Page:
Lawmakers also tackled how to kickstart Utah’s economy, which is crumbling amid the lockdown from the coronavirus pandemic.

The Senate approved SB3004 from sponsor Sen. Dan Hemmert, R-Orem. The bill creates a commission to advise Gov. Herbert on the state’s response to the COVID-19 outbreak. The commission is tasked with coming up with a plan to set risk levels for businesses and Utahns in order to get the state’s economy running again.

The commission would only serve an advisory role. The governor has the option of accepting the commission’s recommendations, modifying them or rejecting them. If they’re rejected, the governor must explain why he is not implementing them.

“We’re trying to find a balance between public health and the economy,” said Hemmert. “I think it’s time to start working toward reopening the economy.”

Any recommendation implemented by the governor would supersede any local orders, but the governor would have the authority to make exemptions, and those could be targeted geographically if one area of the state is ready to move quicker economically than another.

Gov. Herbert previously created the Coronavirus Economic Response Task Force in the early days of the coronavirus pandemic. Hemmert explained in a text message to that the new commission is an effort to have the executive and legislative branches work more closely on how to get the state’s economy moving again.

The commission’s first recommendations would be due next week, with Gov. Herbert being required to accept or reject them by the end of the month.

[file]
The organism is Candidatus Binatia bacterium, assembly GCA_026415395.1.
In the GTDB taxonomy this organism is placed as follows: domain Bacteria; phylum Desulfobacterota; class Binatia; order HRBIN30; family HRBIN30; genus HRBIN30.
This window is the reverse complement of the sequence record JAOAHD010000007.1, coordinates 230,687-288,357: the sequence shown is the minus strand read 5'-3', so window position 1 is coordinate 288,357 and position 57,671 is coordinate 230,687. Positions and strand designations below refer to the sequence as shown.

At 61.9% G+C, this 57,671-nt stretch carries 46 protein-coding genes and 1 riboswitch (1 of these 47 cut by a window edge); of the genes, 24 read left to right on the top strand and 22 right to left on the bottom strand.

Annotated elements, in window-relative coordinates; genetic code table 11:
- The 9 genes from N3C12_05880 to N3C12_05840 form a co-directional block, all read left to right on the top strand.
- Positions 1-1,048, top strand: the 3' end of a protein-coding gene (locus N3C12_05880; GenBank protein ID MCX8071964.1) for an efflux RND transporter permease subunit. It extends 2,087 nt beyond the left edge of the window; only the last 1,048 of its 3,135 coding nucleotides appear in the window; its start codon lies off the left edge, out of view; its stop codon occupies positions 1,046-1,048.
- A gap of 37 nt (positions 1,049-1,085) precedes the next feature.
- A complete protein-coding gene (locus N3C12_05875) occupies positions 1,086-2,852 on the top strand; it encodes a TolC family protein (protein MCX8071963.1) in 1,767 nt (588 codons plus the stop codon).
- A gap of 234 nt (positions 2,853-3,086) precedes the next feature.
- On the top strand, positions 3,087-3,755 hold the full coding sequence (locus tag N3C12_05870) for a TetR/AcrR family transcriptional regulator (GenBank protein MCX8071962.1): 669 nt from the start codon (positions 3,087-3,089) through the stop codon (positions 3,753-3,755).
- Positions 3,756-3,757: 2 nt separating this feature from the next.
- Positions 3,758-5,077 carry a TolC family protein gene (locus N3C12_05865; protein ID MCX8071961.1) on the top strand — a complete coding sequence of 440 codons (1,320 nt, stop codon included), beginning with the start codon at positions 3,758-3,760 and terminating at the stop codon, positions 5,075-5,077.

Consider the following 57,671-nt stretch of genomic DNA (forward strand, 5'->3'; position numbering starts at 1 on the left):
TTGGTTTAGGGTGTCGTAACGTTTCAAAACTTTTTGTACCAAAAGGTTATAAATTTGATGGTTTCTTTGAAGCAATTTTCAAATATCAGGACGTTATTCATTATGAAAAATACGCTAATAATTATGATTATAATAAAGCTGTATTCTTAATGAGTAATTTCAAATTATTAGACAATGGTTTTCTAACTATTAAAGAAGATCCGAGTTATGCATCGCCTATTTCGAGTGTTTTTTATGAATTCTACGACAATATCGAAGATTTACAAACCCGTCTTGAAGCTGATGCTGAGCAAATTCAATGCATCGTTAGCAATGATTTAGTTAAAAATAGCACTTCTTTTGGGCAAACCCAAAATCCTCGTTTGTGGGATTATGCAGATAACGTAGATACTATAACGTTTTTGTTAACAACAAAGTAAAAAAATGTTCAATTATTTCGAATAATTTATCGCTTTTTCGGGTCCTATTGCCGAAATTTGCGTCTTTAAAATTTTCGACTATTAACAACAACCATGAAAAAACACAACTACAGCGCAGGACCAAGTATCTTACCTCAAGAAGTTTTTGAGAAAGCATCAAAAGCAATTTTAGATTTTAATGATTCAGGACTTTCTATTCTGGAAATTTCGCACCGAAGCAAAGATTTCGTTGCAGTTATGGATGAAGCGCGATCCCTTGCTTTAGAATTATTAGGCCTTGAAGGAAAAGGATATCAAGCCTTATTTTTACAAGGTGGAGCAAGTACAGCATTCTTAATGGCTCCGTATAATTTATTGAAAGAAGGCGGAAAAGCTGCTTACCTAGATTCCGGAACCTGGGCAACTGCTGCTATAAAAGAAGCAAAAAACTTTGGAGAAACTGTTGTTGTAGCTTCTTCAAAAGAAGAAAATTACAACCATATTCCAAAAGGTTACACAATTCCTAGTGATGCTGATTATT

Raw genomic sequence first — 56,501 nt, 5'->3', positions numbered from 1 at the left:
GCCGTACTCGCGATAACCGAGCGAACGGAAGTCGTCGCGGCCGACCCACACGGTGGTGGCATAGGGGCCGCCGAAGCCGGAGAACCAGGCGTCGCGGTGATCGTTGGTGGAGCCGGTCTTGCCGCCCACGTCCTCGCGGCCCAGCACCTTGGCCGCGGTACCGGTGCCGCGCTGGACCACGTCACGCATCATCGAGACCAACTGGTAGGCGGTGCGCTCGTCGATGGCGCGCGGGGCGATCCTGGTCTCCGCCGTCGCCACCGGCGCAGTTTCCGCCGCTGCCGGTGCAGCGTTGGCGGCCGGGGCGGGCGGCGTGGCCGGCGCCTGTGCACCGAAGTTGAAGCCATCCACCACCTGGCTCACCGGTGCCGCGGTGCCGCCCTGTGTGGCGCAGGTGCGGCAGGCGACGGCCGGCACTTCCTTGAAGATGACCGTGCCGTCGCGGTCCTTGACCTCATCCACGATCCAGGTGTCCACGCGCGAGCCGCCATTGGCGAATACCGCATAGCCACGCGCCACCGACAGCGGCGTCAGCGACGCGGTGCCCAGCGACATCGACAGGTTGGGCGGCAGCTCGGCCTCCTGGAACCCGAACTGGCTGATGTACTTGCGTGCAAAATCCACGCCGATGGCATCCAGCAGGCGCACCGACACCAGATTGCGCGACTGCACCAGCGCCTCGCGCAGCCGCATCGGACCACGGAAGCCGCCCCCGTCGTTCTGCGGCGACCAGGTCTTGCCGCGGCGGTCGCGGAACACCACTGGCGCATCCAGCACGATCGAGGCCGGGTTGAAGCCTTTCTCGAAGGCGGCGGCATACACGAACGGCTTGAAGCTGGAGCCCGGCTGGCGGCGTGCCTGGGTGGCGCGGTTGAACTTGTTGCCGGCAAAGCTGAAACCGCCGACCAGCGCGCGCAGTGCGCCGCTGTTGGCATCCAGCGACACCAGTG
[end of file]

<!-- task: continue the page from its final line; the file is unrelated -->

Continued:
Hemmert said that the timeline seems aggressive, but any decision will be made with caution.

“The commission has just been tasked to come up with a plan to move us from our current risk level to a slightly lower risk level. They come up with a plan and the governor gets to adopt it or explain why he doesn’t. I don’t think it’s unwise to put timelines on when to get the economy going again because it’s up to the governor to ultimately implement that,” said Hemmert.

On another political issue, Thursday lawmakers passed HB3006, which for June’s primary election only, says most of the balloting will be by mail-in voting, with counties which so chose setting up same-day, drive-by voting, as well.

Two glitches still to be worked out: Some of the counties don’t have the money now to have a return ballot postage paid.

Sponsor Rep. Jefferson Moss, R-Saratoga Springs, said the U.S. Post Office will deliver all mail-in ballots regardless of whether it has a stamp on it or not — and they try to bill the county clerk for the postage.

Moss said there is $300,000 already in the Utah Elections Office budget to help pay the cost of mail-in voting, and he hopes federal coronavirus funds will pay for postage, if belatedly.

Also, independent voters — who aren’t registered in any political party — will be contacted and asked if they want to vote in the Democratic Party primary without joining that party, or if they want to join the Republican Party and vote in that primary.

But there won’t be in-person party registration on Election Day this year — if you want to register in a party you must do that at least 11 days before the June primary.

The Senate gave final approval to the bill on Thursday afternoon.

The Senate also approved SB3002, which modifies the state’s “right to try” law, allowing medical practitioners to treat coronavirus patients with experimental drugs, removing the fear of a civil lawsuit so long as the drug is administered in “good faith.”

“This law allows for investigational medications for treating patients,” said Senate Majority Leader Evan Vickers, R-Cedar City, who sponsored the bill. He mentioned the anti-viral drug Remdesivir, which is being used to treat coronavirus in certain cases.